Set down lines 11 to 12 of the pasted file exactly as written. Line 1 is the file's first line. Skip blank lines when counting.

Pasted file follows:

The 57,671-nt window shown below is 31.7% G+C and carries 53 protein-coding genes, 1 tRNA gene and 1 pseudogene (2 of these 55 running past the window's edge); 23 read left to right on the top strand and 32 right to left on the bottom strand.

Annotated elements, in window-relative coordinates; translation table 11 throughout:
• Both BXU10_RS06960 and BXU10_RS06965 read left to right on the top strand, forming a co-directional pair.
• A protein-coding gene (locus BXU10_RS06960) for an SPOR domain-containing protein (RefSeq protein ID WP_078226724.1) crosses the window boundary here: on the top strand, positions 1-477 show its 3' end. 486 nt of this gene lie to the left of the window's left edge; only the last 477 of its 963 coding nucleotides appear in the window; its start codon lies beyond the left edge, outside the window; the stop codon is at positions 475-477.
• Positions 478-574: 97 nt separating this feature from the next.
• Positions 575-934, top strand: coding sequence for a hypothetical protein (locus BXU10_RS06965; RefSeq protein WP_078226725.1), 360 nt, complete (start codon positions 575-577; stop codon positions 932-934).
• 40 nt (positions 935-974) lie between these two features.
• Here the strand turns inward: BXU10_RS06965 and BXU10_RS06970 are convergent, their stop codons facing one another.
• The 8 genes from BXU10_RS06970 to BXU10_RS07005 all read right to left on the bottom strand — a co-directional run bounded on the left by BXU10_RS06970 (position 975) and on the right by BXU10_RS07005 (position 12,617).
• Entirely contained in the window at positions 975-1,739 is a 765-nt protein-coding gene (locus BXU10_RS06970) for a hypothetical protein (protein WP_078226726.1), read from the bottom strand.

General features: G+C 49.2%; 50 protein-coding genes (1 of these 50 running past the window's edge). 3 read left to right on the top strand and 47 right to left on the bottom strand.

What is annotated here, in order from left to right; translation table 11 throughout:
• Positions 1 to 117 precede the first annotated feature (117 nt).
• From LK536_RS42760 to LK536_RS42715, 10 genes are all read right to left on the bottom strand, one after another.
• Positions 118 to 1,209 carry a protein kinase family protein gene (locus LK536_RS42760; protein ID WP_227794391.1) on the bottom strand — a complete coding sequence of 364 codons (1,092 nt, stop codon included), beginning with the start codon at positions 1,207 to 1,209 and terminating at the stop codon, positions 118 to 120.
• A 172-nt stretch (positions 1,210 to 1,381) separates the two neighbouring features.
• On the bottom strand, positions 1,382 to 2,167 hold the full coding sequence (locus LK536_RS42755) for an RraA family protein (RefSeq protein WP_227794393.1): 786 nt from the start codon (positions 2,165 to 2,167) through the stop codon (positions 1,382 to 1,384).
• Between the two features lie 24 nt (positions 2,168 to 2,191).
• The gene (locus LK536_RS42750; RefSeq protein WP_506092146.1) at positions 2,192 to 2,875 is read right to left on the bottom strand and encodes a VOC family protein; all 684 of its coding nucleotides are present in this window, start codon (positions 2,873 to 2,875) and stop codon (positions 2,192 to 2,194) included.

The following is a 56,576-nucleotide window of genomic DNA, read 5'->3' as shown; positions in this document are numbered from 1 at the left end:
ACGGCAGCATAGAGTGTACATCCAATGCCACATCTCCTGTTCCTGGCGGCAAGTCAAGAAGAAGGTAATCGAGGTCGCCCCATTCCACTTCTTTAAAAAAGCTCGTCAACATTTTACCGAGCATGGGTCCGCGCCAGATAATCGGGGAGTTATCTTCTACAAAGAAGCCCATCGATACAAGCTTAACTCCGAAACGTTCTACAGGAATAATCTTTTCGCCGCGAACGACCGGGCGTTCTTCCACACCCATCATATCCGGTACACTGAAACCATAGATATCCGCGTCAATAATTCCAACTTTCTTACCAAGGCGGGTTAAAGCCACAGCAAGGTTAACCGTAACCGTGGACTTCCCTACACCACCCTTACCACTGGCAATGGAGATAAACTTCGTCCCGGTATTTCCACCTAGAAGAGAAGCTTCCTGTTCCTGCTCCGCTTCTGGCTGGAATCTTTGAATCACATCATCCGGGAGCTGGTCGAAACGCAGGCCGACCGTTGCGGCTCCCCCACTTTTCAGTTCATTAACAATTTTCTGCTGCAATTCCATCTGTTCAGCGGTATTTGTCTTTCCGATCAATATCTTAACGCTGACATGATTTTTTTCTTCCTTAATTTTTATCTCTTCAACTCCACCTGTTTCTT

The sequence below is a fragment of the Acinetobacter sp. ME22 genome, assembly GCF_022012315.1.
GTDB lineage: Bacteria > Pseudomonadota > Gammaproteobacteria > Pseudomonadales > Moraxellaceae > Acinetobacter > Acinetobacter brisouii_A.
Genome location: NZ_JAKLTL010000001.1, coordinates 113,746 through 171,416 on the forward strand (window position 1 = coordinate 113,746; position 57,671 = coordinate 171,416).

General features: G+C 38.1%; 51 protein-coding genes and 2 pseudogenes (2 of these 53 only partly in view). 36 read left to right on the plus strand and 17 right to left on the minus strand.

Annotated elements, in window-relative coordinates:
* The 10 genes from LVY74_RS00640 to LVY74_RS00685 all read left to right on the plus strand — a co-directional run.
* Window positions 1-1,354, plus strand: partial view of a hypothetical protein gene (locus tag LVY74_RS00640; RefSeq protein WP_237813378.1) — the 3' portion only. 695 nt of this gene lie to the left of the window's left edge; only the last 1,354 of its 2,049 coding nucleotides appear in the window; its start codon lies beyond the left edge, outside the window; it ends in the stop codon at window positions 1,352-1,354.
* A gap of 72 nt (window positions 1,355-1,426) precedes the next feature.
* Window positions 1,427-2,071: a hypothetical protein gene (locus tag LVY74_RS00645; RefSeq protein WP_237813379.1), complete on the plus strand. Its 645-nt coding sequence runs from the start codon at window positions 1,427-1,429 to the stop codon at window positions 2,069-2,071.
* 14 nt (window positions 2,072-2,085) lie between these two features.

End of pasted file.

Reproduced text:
General features: G+C 49.2%; 50 protein-coding genes (1 of these 50 running past the window's edge). 3 read left to right on the top strand and 47 right to left on the bottom strand.

What is annotated here, in order from left to right; translation table 11 throughout: